The biggest stress when your child is in daycare is a combination of getting notes sent home, worrying about getting sick, and needing to take off from work. I was so hesitant back then to visit bounce houses during flu season or worried my daughter would break a bone at the trampoline park because it would mean I’d have to miss work and lose time, credibility, and face the cold shoulder of my direct manager. It seems crazy right? But that was the easy stuff. I’d give anything to only worry about those things anymore. Just before she was 3, my daughter got kicked out of daycare repeatedly for a variety of reasons ranging from behavior to needing too much attention and not taking naps.
When we found ourselves out of daycare, this is when the impossibility of balancing it all hit me the hardest and we had to hire a nanny. When a child has a disability like autism, finding the right person to watch your child is difficult. People hear the word autism and they bail, even when your child is only 4. Those that stick around are also going to nickel and dime you to death because they assume that either you have it or they deserve to be paid more. Which they do to a point but I can’t help but think about the fairness in the end. I don’t make more money because my child has autism so why should it cost me more? I didn’t choose this life. Having a child with a disability is not a result of some bad choice we made. It can happen to anyone.
What complicated our childcare situation most was her 2.5-hour public preschool program that runs from 12:30–3pm. Finding someone to watch a child, even a typical child, from 8 am until noon, and then again from 3 pm until after 5 pm is impossible. We found an incredible nanny for the morning hours but since she did not live in town, it did not make sense for her to come back at 3pm without just staying and getting paid through that 3-hour break. But how on Earth could that work? When I did the math, I couldn’t pay someone for one day what daycare had cost for an entire week. I knew it would be more but 5x more was not doable let alone something we could consider since it would cost less for me to just stop working. I also received zero responses to my afternoon care ads. So I had a pep talk with myself and said, “SELF — you finished college in 3 years and graduated with honors at twenty while working two jobs. You can do this. You got this!”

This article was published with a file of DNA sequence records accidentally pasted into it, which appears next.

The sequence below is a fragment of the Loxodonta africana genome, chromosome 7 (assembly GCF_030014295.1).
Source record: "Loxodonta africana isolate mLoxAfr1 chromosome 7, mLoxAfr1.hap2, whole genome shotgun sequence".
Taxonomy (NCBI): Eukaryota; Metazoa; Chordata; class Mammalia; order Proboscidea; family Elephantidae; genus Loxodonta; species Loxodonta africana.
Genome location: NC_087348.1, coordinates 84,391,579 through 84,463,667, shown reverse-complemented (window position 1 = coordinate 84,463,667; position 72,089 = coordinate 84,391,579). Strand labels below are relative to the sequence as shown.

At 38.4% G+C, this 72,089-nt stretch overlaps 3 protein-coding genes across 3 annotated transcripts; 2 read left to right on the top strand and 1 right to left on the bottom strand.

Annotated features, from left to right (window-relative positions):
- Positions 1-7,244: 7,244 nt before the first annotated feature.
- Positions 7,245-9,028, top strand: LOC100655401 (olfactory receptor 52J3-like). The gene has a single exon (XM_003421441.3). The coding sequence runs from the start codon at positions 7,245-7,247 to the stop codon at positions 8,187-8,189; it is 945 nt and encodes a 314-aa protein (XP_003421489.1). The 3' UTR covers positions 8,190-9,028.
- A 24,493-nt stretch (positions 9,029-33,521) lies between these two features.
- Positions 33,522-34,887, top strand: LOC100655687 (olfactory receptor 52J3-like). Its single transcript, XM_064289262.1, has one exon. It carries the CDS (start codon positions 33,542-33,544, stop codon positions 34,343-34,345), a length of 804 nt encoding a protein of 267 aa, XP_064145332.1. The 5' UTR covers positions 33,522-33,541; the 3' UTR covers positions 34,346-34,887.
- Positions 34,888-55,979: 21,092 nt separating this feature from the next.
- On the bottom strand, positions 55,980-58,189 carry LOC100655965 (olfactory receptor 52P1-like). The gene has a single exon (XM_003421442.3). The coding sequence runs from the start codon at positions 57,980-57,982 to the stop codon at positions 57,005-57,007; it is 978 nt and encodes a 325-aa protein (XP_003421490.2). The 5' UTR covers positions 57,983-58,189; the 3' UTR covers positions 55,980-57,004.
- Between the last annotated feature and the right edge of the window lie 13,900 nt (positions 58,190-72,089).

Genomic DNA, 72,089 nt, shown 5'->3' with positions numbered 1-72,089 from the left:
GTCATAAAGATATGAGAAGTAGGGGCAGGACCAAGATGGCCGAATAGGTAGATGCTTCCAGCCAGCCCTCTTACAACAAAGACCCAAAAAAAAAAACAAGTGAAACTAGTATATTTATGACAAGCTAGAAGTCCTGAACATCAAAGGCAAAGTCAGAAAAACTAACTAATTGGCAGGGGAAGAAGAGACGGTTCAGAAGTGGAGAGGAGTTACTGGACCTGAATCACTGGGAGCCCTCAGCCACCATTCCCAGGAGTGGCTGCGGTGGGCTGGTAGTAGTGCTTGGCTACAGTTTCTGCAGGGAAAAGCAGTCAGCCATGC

And so I took on this challenge of balancing it all because I had never failed at anything before. I left at the crack of dawn while my husband waited for the nanny to arrive and was back to get her off the bus myself, and would complete the rest of my work from home. With this option, I only needed the nanny for 4.5 hours per day which was expensive but doable on the right budget. The countdown to Kindergarten was less than 9 months away so this wasn’t going to be permanent.
Even though I was beyond exhausted and was dead asleep by 9 pm every night, this was the only time I ever felt like I had everything under control. I had a helper at home while I hustled at work, taught my classes, and kept to my tight schedule. I even came home every day to a clean house, with dishes done and laundry was folded.
When I got home, I usually started dinner or threw something in the crockpot while I waited for the bus and then went back to my administrative work while my daughter napped. On days she didn’t nap, she was content doing puzzles at the table or playing with her toys in the next room. It was genius and life was working.
I had finally figured out how to balance career and family — the secret ingredient was not separating the two. My job was my other kid. Work was not something that could be done consecutively for me as a mother. I had to piece our day together around the needs of our family, our passions, and our children.
And I did, even outperforming my peers. If and when a client needed me or my company held a meeting, I made arrangements on those days, even in the late afternoons, never sacrificing the integrity of my primary job.